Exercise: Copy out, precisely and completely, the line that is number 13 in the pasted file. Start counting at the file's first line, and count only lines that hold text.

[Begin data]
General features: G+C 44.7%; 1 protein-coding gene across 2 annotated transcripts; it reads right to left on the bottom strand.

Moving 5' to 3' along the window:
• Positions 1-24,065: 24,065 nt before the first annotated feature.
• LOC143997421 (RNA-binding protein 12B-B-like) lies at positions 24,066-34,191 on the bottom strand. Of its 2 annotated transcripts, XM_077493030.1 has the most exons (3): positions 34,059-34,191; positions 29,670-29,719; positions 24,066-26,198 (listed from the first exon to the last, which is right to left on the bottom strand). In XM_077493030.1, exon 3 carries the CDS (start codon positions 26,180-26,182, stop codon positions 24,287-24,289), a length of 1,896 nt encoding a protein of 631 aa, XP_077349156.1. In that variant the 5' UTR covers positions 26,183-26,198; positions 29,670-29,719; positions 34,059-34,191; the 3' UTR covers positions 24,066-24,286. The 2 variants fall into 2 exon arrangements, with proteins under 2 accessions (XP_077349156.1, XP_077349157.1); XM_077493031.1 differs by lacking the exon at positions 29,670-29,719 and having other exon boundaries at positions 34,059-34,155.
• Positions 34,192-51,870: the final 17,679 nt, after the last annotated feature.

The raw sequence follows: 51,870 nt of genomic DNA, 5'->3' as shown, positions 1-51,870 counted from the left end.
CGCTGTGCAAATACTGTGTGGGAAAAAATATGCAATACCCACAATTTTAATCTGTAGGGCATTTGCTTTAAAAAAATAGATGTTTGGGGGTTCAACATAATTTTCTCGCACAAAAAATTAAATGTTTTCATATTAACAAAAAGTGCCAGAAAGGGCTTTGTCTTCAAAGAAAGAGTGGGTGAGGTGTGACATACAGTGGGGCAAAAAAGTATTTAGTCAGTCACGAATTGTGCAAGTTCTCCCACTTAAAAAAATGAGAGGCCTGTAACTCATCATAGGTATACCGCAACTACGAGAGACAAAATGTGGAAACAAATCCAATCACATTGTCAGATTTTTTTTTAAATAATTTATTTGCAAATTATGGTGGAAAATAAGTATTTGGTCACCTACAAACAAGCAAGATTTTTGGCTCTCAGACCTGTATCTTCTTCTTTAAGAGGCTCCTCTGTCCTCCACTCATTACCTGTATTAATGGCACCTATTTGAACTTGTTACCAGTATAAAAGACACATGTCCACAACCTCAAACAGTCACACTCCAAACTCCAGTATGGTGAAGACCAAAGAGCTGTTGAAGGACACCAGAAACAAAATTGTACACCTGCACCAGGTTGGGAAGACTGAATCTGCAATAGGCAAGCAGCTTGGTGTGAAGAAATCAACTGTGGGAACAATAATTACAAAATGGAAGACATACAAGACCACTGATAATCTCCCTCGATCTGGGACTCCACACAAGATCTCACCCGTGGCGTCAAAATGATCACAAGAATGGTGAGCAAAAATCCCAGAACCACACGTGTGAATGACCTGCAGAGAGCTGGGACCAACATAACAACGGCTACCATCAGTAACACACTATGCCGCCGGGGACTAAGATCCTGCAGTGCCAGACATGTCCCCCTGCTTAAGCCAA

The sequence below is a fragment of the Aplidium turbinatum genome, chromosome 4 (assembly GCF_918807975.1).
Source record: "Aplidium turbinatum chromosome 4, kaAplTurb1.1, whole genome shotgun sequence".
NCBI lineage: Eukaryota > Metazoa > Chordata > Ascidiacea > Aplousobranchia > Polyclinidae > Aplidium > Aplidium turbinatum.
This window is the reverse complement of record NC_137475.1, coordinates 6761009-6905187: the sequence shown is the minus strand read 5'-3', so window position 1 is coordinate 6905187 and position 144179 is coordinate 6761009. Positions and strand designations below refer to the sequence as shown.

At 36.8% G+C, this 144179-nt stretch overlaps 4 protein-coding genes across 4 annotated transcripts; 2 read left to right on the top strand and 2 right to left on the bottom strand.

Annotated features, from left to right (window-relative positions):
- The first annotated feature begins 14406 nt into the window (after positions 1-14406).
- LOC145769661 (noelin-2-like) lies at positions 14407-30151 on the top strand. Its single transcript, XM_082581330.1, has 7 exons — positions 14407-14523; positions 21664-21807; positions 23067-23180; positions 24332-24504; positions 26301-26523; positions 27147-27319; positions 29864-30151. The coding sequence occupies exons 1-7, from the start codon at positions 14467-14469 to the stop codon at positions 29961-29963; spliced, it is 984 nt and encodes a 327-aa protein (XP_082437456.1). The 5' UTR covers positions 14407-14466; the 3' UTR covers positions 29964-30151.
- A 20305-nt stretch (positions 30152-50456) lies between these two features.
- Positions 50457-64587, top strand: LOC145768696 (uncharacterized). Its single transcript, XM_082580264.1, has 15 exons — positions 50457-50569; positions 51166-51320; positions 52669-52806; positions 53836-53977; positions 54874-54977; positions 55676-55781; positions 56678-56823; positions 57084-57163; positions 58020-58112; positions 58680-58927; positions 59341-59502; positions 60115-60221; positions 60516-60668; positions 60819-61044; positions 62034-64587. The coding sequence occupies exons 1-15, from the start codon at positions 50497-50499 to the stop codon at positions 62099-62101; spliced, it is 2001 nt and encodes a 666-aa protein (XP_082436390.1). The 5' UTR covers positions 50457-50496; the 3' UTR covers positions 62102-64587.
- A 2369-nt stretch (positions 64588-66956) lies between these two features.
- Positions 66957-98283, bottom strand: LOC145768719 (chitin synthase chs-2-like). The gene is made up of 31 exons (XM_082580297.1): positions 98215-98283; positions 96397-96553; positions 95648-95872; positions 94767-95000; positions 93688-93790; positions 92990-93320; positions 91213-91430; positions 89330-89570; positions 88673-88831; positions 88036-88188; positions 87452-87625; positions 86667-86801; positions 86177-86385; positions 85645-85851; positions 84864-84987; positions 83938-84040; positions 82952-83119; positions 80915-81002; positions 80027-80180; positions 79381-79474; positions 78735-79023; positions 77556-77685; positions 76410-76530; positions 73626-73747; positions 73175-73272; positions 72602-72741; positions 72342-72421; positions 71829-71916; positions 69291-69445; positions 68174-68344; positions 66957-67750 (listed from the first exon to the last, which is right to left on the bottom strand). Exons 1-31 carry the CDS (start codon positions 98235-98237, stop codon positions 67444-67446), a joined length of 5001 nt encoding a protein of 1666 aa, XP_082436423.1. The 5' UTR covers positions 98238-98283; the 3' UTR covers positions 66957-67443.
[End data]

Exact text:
Annotated features, from left to right (window-relative positions):